On whether every woman 30-plus should have a BRCA1 and BRCA2 screening:

“I am increasingly convinced that it is both feasible and a good idea to offer a blood test, a sequencing test for BRCA1 and BRCA2 and some of their sister genes for every woman after about age 30. Once a young woman reaches 30 or so, if she has a mutation in one of the genes, she should know about it. … These mutations are inherited from fathers half the time, and from mothers half the time. Because families in America are so small, we did a study that showed that in exactly half of women who had BRCA1 or BRCA2 mutations, there was no family history that would have led them or anyone in their family to think they carried the mutation. All of these women inherited the mutation from their father, and their fathers either didn’t have sisters or had sister who didn’t inherit the mutation.

Sequencing is now cheap, prices are coming down and the quality is going up. So there’s no reason not to do this. The point is to have a process that is benign enough to the individual—a blood draw—and inexpensive enough to identify people who are really at high genetic risk and then move them into very good screening programs to enable them to make a plan about preventive surgery or other options.”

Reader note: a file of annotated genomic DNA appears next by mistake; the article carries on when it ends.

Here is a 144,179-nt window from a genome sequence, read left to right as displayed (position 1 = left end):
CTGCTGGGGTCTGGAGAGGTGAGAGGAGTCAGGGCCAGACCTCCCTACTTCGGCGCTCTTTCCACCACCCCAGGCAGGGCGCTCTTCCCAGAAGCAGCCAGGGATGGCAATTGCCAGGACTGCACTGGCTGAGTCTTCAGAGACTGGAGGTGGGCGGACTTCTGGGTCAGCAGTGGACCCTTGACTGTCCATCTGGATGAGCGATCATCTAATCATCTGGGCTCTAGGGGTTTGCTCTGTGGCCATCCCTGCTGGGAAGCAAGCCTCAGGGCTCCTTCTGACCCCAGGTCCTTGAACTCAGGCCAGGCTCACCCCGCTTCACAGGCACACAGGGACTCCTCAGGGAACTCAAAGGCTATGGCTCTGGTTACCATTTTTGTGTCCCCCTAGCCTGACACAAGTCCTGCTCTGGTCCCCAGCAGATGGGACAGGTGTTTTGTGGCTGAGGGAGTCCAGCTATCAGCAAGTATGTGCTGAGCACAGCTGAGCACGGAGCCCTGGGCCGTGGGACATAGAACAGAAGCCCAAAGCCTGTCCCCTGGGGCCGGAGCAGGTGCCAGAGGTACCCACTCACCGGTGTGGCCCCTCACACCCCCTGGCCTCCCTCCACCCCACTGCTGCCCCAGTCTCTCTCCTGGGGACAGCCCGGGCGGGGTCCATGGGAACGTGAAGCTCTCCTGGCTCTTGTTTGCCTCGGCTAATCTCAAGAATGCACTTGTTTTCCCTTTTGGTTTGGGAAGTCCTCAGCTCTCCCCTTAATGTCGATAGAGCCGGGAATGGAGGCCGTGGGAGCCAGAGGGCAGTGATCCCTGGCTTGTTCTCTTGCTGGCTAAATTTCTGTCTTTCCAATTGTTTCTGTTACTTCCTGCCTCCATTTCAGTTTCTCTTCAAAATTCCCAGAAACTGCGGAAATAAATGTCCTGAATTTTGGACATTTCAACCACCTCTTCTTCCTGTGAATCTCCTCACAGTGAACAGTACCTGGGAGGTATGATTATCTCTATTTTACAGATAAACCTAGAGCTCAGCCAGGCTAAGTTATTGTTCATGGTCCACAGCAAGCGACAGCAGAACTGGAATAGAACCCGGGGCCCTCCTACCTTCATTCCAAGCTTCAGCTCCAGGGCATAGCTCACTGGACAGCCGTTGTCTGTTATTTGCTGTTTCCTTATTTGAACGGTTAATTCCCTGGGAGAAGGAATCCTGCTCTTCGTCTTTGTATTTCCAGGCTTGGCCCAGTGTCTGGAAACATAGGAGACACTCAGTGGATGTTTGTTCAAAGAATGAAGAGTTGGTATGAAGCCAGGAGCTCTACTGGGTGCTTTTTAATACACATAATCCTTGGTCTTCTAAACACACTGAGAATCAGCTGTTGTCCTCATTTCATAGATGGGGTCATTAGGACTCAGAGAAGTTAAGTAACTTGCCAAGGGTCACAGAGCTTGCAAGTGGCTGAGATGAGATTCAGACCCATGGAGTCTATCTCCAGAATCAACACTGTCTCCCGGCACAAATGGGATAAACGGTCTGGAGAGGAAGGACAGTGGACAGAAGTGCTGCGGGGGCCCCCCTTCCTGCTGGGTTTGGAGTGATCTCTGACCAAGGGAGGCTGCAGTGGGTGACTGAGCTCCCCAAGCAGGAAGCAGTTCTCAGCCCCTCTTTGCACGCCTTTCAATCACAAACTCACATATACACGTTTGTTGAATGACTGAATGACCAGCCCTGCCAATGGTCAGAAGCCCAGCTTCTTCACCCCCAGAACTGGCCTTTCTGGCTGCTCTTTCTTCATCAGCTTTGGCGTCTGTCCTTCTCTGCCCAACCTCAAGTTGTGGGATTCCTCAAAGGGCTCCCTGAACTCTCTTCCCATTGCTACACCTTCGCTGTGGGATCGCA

On how being a woman in science has changed, and remained the same:

“I always assumed I would be an assistant to someone else, because there have always been women in those roles. I always assumed I would work for someone else. And I assumed implicitly that ‘someone else’ would be a man. There are obviously many more women in the field now. Acceptance in principle of women in the field is completely different and that’s absolutely fabulous; it’s just splendid.

The thing that hasn’t changed is the number of hours in a day. The coincidence of one’s child-bearing years with exactly the time one needs to build a career—that’s challenging. Science is also a very demanding child—you can’t just walk away from either. That hasn’t changed. It’s not realistic to say one can drop out of science and drop back in.